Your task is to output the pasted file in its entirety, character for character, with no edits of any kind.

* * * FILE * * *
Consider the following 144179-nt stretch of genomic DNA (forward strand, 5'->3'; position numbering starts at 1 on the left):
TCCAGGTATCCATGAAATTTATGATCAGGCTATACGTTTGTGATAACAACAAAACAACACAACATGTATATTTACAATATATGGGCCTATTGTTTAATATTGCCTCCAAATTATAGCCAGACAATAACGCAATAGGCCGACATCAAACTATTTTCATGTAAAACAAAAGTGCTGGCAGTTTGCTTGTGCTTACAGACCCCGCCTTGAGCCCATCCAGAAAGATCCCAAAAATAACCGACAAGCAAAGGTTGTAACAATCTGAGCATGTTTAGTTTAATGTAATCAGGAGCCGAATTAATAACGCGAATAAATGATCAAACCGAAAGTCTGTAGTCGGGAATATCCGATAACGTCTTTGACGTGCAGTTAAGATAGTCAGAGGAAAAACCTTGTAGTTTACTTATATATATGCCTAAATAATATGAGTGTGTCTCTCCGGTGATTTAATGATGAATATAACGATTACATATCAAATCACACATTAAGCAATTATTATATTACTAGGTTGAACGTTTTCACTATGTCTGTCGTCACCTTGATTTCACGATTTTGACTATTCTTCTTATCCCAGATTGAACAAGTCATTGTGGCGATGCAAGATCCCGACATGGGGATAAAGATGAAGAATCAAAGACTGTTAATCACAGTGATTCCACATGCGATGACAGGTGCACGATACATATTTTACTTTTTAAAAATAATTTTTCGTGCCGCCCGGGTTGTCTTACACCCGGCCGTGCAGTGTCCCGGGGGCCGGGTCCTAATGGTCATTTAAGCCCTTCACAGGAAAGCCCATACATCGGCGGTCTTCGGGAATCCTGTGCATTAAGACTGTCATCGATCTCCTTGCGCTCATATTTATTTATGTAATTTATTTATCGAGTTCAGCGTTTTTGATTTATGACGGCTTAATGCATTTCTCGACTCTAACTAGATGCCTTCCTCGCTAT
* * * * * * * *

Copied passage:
Consider the following 144179-nt stretch of genomic DNA (forward strand, 5'->3'; position numbering starts at 1 on the left):
TCCAGGTATCCATGAAATTTATGATCAGGCTATACGTTTGTGATAACAACAAAACAACACAACATGTATATTTACAATATATGGGCCTATTGTTTAATATTGCCTCCAAATTATAGCCAGACAATAACGCAATAGGCCGACATCAAACTATTTTCATGTAAAACAAAAGTGCTGGCAGTTTGCTTGTGCTTACAGACCCCGCCTTGAGCCCATCCAGAAAGATCCCAAAAATAACCGACAAGCAAAGGTTGTAACAATCTGAGCATGTTTAGTTTAATGTAATCAGGAGCCGAATTAATAACGCGAATAAATGATCAAACCGAAAGTCTGTAGTCGGGAATATCCGATAACGTCTTTGACGTGCAGTTAAGATAGTCAGAGGAAAAACCTTGTAGTTTACTTATATATATGCCTAAATAATATGAGTGTGTCTCTCCGGTGATTTAATGATGAATATAACGATTACATATCAAATCACACATTAAGCAATTATTATATTACTAGGTTGAACGTTTTCACTATGTCTGTCGTCACCTTGATTTCACGATTTTGACTATTCTTCTTATCCCAGATTGAACAAGTCATTGTGGCGATGCAAGATCCCGACATGGGGATAAAGATGAAGAATCAAAGACTGTTAATCACAGTGATTCCACATGCGATGACAGGTGCACGATACATATTTTACTTTTTAAAAATAATTTTTCGTGCCGCCCGGGTTGTCTTACACCCGGCCGTGCAGTGTCCCGGGGGCCGGGTCCTAATGGTCATTTAAGCCCTTCACAGGAAAGCCCATACATCGGCGGTCTTCGGGAATCCTGTGCATTAAGACTGTCATCGATCTCCTTGCGCTCATATTTATTTATGTAATTTATTTATCGAGTTCAGCGTTTTTGATTTATGACGGCTTAATGCATTTCTCGACTCTAACTAGATGCCTTCCTCGCTAT